Practical Wisdom on Trust

The marble jar is a key metaphor for trust…

I have been grappling with how to create a culture of trust in the workplace for the last 3 years. I have led one team in discussions about Stephen M.R.Covey’s book The Speed of Trust and Charles Feltman’s The Slim Book of Trust.

There is another solid contribution on trust now available. Brene Brown, who broke into the public consciousness with her research on shame and vulnerability, is hosting a website called Here you can find massive open online courses (MOOCs) based on her research. The first course is The Anatomy of Trust.

Without tromping all over Brene Brown’s copyright, she provides a handy acronym for remembering the basic elements of building trust: BRAVING. The first three are Boundaries, Reliability, and Accountability. You will have to take the class to learn the rest. There are exercises tailored to individuals, teams and groups and organizations.

boundariesThe Anatomy of Trust is available free of charge at As with most MOOC’s you work at your own pace, so if you want to you can watch all of the videos at midnight and do the exercises at 2:00 a.m. There are two instructional videos for a total of about 27 minutes. The five exercises took me a couple of hours to complete, and your time of completion will depend on how much you want to think about the questions or discuss them with others. This is also a 27 minute Q&A session recorded in January that is optional but recommended. As with all learning, you get out of it commensurate with what you put into it.

BB Boundaries quote

I am still “rumbling with trust”. Like all of Brene Brown’s teaching, you have to be prepared for some messy middle stuff before you experience the reward of transformation. I am grappling with really getting boundaries in my bones. I definitely recommend the investment of your time in this course.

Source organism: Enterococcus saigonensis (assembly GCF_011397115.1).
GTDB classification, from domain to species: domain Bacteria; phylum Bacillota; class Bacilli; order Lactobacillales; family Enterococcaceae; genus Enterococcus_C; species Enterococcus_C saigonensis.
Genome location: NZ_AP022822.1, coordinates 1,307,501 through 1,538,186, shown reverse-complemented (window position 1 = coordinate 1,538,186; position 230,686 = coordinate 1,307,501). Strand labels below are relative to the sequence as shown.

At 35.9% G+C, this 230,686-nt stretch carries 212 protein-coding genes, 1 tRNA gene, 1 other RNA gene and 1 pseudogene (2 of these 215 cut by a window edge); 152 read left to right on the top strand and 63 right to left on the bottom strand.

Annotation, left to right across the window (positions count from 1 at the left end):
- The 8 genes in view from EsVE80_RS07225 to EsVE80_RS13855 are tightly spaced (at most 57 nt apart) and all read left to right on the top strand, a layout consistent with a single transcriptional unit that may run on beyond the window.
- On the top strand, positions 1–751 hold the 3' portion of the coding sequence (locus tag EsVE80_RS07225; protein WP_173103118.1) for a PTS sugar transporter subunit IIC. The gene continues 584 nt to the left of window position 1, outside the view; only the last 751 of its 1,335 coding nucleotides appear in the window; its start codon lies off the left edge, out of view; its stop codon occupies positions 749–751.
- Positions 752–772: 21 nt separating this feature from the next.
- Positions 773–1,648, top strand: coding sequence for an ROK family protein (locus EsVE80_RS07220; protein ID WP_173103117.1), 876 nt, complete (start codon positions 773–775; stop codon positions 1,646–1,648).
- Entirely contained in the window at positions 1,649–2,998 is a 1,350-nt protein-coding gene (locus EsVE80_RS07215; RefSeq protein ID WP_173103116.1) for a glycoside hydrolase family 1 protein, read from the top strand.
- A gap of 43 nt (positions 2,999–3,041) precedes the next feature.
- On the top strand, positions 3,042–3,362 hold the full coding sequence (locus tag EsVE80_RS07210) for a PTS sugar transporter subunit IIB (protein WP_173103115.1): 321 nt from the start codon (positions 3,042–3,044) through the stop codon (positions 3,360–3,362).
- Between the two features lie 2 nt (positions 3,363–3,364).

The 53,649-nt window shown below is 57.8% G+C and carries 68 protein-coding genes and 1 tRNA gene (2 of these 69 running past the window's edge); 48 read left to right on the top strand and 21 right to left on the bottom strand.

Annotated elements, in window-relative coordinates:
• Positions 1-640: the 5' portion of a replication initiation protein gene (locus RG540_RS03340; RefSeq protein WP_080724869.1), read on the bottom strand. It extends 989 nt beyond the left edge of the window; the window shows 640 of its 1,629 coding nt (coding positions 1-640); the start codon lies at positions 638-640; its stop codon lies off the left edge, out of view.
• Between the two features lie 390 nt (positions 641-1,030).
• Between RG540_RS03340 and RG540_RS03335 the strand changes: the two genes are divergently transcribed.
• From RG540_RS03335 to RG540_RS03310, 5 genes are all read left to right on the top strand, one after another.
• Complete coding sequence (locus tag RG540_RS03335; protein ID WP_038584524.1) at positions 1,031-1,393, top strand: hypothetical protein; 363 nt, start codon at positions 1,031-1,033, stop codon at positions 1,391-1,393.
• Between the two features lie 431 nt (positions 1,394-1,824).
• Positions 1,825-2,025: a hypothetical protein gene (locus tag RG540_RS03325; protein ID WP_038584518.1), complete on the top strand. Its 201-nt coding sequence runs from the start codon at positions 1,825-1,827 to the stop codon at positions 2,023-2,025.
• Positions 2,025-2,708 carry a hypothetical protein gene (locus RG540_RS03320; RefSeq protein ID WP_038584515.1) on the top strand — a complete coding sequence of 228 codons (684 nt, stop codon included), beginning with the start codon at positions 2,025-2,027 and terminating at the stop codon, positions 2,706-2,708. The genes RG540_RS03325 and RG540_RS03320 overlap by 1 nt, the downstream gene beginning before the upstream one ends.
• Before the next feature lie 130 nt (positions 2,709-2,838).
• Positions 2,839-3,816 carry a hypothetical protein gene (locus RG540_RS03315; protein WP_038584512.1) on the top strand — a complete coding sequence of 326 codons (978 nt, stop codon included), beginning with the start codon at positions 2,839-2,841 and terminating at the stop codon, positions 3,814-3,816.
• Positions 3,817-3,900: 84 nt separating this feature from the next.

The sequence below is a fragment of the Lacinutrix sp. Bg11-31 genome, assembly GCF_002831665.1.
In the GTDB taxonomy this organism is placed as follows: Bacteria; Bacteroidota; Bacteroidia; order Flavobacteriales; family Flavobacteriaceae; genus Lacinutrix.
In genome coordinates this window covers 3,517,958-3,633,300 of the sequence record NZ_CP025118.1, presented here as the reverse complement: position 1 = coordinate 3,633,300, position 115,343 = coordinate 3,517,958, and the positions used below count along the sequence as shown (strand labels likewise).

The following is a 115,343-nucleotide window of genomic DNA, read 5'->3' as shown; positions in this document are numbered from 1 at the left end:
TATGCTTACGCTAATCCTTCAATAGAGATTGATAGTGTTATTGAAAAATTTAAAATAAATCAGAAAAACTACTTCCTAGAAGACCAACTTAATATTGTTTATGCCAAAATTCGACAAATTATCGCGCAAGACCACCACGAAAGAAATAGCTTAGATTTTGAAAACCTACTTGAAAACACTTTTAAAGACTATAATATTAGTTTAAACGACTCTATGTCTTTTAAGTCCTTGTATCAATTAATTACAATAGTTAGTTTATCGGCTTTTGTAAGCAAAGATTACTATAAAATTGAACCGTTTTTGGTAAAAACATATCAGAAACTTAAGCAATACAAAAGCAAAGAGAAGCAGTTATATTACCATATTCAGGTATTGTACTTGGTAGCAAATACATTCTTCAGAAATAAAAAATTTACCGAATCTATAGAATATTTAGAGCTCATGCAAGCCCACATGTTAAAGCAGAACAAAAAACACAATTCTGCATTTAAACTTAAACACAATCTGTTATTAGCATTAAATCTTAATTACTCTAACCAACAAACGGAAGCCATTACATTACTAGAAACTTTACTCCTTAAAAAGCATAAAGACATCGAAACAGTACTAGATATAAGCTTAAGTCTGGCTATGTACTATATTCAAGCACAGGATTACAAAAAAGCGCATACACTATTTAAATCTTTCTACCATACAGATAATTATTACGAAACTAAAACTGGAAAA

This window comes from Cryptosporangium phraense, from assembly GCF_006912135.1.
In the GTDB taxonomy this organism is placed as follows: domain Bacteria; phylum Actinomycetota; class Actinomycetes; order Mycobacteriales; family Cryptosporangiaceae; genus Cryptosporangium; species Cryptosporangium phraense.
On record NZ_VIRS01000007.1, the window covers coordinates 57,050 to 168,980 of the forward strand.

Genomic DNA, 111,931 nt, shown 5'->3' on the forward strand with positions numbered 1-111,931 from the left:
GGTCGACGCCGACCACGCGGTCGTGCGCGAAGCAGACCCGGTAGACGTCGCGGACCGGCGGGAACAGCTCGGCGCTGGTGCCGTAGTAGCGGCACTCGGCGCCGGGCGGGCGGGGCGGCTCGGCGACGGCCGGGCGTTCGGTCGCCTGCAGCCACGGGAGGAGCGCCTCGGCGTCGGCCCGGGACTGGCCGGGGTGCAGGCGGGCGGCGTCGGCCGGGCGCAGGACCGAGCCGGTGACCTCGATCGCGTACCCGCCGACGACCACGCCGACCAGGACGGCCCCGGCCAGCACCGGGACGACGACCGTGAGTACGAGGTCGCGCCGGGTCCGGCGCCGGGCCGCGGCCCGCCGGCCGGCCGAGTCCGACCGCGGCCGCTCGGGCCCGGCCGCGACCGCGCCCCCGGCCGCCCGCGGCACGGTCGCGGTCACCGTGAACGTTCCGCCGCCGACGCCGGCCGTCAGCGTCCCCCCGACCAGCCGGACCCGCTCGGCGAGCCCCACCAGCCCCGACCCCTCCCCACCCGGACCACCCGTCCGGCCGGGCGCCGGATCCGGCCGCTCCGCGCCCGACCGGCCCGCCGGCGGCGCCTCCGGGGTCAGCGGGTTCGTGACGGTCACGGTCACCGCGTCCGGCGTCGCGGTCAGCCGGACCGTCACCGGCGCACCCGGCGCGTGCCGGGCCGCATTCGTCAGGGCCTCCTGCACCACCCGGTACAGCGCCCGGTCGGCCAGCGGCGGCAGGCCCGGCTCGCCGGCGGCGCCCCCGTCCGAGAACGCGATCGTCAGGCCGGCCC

3 Pillars of Trust

The trust fall is a classic "trust building exercise".
The trust fall is a classic “trust building exercise”. Real trust is built in a 1,000 interactions.

When I read Stephen M.R. Covey’s The Speed of Trust several years ago, I experienced one of those delicious moments when you read something you have experienced but never seen articulated. The basic premise is that when trust is present it is possible to save time and money in business; and the lack of trust results in increased costs and lost opportunity. I have shared it with several teams I work with and we all agreed that one area where the Covey book falls down is in practical advice on how to build trust. There is a long list of behaviors that build trust, but it is difficult to remember 24 or more ideas.

Then I discovered Charles Feltman’s The Thin Book of Trust. It is all about practical advice for building and maintaining trust in the workplace.

 SincerityI mean what I say, say what I mean, and act accordingly.

ReliabilityYou can count on me to deliver what I promise!

CompetenceI know I can do this. I don’t know if I can do that.

CareWe are in this together.

There is an excellent chapter on making more effective requests and responding effectively to requests.

“When you make a request of someone, in addition to making sure you have all of the elements clear in your request, check to be sure you are fully committed to what you ask for. For example, if you ask someone to do something by the next day, when you really don’t need it until next week, or worse yet don’t need it at all, that person is likely to begin to distrust your competence, your sincerity or both.” (p28)

My favorite chapter is 7. Confronting Distrust. Feltman gives you good advice on how to prepare for a more effective conversation when someone has damaged trust and restore the relationship.

The Thin Book of Trust, at less than 70 pages, makes a great homework assignment for a team. There are discussion questions.

As to the behaviors that destroy trust, I rely on a book on marriage. It may seem unlikely to have any transferable application. John Gottman’s book The Seven Principles for Making Marriage Work details the “Four Horseman” that destroy respect and trust: criticism, contempt, defensiveness and stonewalling.

These three books make up the 3 pillars of trust literature.